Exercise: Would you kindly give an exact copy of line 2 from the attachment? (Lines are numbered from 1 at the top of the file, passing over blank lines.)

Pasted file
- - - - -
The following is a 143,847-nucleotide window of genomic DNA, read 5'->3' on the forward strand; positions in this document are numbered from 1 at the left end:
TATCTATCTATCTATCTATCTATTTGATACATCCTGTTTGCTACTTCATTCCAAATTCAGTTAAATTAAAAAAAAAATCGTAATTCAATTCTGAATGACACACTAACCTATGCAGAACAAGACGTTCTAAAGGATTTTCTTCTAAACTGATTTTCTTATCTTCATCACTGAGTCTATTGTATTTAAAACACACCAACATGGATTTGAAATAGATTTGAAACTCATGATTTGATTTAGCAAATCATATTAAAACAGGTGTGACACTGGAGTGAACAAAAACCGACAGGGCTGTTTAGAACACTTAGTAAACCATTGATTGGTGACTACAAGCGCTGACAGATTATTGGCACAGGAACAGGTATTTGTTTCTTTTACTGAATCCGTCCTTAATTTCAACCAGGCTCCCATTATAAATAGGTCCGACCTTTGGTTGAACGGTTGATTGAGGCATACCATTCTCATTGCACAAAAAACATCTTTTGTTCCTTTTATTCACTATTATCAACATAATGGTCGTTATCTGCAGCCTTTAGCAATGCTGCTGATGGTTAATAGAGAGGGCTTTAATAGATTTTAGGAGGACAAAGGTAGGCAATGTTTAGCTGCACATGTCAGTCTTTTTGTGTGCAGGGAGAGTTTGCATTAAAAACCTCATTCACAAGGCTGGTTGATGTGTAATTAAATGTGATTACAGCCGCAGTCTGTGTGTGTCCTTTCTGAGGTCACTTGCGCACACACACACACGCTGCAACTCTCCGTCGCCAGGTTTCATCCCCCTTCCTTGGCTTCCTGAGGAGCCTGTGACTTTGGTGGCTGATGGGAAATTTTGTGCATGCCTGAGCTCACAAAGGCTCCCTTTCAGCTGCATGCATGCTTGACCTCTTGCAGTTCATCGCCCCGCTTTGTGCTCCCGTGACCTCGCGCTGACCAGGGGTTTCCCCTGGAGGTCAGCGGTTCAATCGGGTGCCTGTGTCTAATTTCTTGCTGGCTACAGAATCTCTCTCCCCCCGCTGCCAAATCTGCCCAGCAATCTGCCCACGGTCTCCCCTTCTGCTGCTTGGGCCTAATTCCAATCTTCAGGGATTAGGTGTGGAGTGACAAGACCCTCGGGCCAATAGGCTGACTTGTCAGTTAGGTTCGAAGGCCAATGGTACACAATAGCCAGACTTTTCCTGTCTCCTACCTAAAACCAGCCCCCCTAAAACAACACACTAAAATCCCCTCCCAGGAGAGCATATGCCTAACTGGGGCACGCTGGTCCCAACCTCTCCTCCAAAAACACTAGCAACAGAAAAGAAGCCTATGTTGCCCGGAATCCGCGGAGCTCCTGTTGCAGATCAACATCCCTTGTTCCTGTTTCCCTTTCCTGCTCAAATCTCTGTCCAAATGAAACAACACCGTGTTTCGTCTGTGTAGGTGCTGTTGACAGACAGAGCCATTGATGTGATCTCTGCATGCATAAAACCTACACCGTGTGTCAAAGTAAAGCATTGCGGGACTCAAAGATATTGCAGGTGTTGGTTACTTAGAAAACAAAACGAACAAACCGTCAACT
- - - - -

TATCTATCTATCTATCTATCTATTTGATACATCCTGTTTGCTACTTCATTCCAAATTCAGTTAAATTAAAAAAAAAATCGTAATTCAATTCTGAATGACACACTAACCTATGCAGAACAAGACGTTCTAAAGGATTTTCTTCTAAACTGATTTTCTTATCTTCATCACTGAGTCTATTGTATTTAAAACACACCAACATGGATTTGAAATAGATTTGAAACTCATGATTTGATTTAGCAAATCATATTAAAACAGGTGTGACACTGGAGTGAACAAAAACCGACAGGGCTGTTTAGAACACTTAGTAAACCATTGATTGGTGACTACAAGCGCTGACAGATTATTGGCACAGGAACAGGTATTTGTTTCTTTTACTGAATCCGTCCTTAATTTCAACCAGGCTCCCATTATAAATAGGTCCGACCTTTGGTTGAACGGTTGATTGAGGCATACCATTCTCATTGCACAAAAAACATCTTTTGTTCCTTTTATTCACTATTATCAACATAATGGTCGTTATCTGCAGCCTTTAGCAATGCTGCTGATGGTTAATAGAGAGGGCTTTAATAGATTTTAGGAGGACAAAGGTAGGCAATGTTTAGCTGCACATGTCAGTCTTTTTGTGTGCAGGGAGAGTTTGCATTAAAAACCTCATTCACAAGGCTGGTTGATGTGTAATTAAATGTGATTACAGCCGCAGTCTGTGTGTGTCCTTTCTGAGGTCACTTGCGCACACACACACACGCTGCAACTCTCCGTCGCCAGGTTTCATCCCCCTTCCTTGGCTTCCTGAGGAGCCTGTGACTTTGGTGGCTGATGGGAAATTTTGTGCATGCCTGAGCTCACAAAGGCTCCCTTTCAGCTGCATGCATGCTTGACCTCTTGCAGTTCATCGCCCCGCTTTGTGCTCCCGTGACCTCGCGCTGACCAGGGGTTTCCCCTGGAGGTCAGCGGTTCAATCGGGTGCCTGTGTCTAATTTCTTGCTGGCTACAGAATCTCTCTCCCCCCGCTGCCAAATCTGCCCAGCAATCTGCCCACGGTCTCCCCTTCTGCTGCTTGGGCCTAATTCCAATCTTCAGGGATTAGGTGTGGAGTGACAAGACCCTCGGGCCAATAGGCTGACTTGTCAGTTAGGTTCGAAGGCCAATGGTACACAATAGCCAGACTTTTCCTGTCTCCTACCTAAAACCAGCCCCCCTAAAACAACACACTAAAATCCCCTCCCAGGAGAGCATATGCCTAACTGGGGCACGCTGGTCCCAACCTCTCCTCCAAAAACACTAGCAACAGAAAAGAAGCCTATGTTGCCCGGAATCCGCGGAGCTCCTGTTGCAGATCAACATCCCTTGTTCCTGTTTCCCTTTCCTGCTCAAATCTCTGTCCAAATGAAACAACACCGTGTTTCGTCTGTGTAGGTGCTGTTGACAGACAGAGCCATTGATGTGATCTCTGCATGCATAAAACCTACACCGTGTGTCAAAGTAAAGCATTGCGGGACTCAAAGATATTGCAGGTGTTGGTTACTTAGAAAACAAAACGAACAAACCGTCAACT